Pins And Needles: Aging With Anxiety
Pins And Needles: Aging With Anxiety
March 15, 2023
There are probably lots of good reasons for you to feel anxious these days. Maybe you’re experiencing health problems. Maybe you’re worried about your family or even the future of our country. Maybe you’re concerned about inflation and the endurance of your retirement savings (or maybe even the safety of the institution where your money is parked). Or maybe, just reaching the age you have has left you anxious about what lies ahead. All of these are normal worries, yet anxiety disorders that can affect your quality of life, mental health, or even physical well-being are not per se an inherent part of the aging process. Therefore, for those whose anxiety feels out of control or ever-present, there are treatments available to help ease symptoms and even resolve problems.
However, recent articles by well-respected journalists have outlined why older adults may not always get the help they need when anxiety strikes. First, in her recent article, Why Aren’t Doctors Screening Older Americans for Anxiety?, New York Times columnist Paula Span noted that anxiety is the most common mental health disorder and a study of older adults in 6 countries found that 17% of them experienced an anxiety disorder within the past year. Given the prevalence of these feelings, which can be all-consuming and out-of-control, you would think it would be commonplace to screen and treat older adults for anxiety (especially given the effectiveness of prevailing treatments). However, Span found that anxiety is often overlooked in older adults, and primary care doctors often lack the training to recognize even common mental health concerns. Older adults, in general, are often not adequately treated or recognized in mental health settings. This is despite the fact that studies exist connecting anxiety to cognitive decline and dementia. Journalist Judith Graham, writing for Kaiser Health News, echoed these findings, and pointed out that a recent JAMA Psychiatry editorial found that only ⅓ of older adults with a generalized anxiety disorder receive treatment. She noted that anxiety is not only linked with brain health but is also implicated in such physical illnesses as heart failure, stroke, coronary artery disease, and autoimmune illnesses.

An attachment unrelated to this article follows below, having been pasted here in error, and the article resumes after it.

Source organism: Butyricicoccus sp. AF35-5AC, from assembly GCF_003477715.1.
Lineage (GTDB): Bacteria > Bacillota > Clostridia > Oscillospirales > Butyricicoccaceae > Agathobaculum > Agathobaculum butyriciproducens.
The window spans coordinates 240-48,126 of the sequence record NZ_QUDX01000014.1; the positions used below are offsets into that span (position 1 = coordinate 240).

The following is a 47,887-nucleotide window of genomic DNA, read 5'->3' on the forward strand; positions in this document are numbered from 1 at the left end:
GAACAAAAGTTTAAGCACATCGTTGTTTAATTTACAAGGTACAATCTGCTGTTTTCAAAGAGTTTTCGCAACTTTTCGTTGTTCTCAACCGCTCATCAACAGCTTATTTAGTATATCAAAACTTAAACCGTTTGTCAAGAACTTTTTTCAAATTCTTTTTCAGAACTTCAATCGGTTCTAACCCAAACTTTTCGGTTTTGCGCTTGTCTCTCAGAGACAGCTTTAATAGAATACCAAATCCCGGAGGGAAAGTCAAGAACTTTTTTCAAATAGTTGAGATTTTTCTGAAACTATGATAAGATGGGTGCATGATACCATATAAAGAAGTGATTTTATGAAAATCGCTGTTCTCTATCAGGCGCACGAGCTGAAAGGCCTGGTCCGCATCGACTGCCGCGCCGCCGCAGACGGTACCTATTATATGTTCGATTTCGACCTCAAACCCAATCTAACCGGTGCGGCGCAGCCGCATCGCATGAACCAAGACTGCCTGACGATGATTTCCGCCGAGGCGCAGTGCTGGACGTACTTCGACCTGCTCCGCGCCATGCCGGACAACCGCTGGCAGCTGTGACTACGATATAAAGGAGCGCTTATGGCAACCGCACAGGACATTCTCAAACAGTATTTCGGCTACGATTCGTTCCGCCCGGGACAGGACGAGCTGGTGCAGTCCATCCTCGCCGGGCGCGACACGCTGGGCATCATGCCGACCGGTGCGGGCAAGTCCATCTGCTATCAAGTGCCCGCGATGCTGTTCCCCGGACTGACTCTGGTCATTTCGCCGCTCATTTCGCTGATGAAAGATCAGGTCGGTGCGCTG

Graham goes on to describe the symptoms of anxiety (including worry, irritability, restlessness, sleep changes, and fatigue), along with noting that most older adults with anxiety have struggled with the illness prior to getting older. But because the mental health system doesn’t deal well with older adults, and because symptoms may mirror the symptoms of other late-in-life illnesses, providers too often categorize the problems experienced by anxious adults as just “normal aging.” This would be a mistake, however, especially as anxiety is readily treated with positive results. There’s even been the recent discovery of blood biomarkers that should facilitate the development of a blood test to detect anxiety and help with newer treatments as a result.
Treating anxiety disorders (which can run in families) depends on first recognizing and diagnosing them, and then implementing lifestyle changes and perhaps therapeutic treatments to relieve symptoms. Among the tactics in your anxiety-relieving toolbox are such strategies as prioritizing sleep, listening to music, taking a brisk walk, and considering therapeutic or medication options. There are a variety of medications that are proven to help with anxiety, though you and your treating physician would need to determine whether any are contraindicated due to your age, health, or other medications you take. Recently published research has also found that in many cases, mindfulness training can be as effective for anxiety relief as medications. Cognitive behavioral therapy has also been found to be effective and is considered the first line of treatment for older adults. To find out what it is, and how it can help, relax your mind and listen here.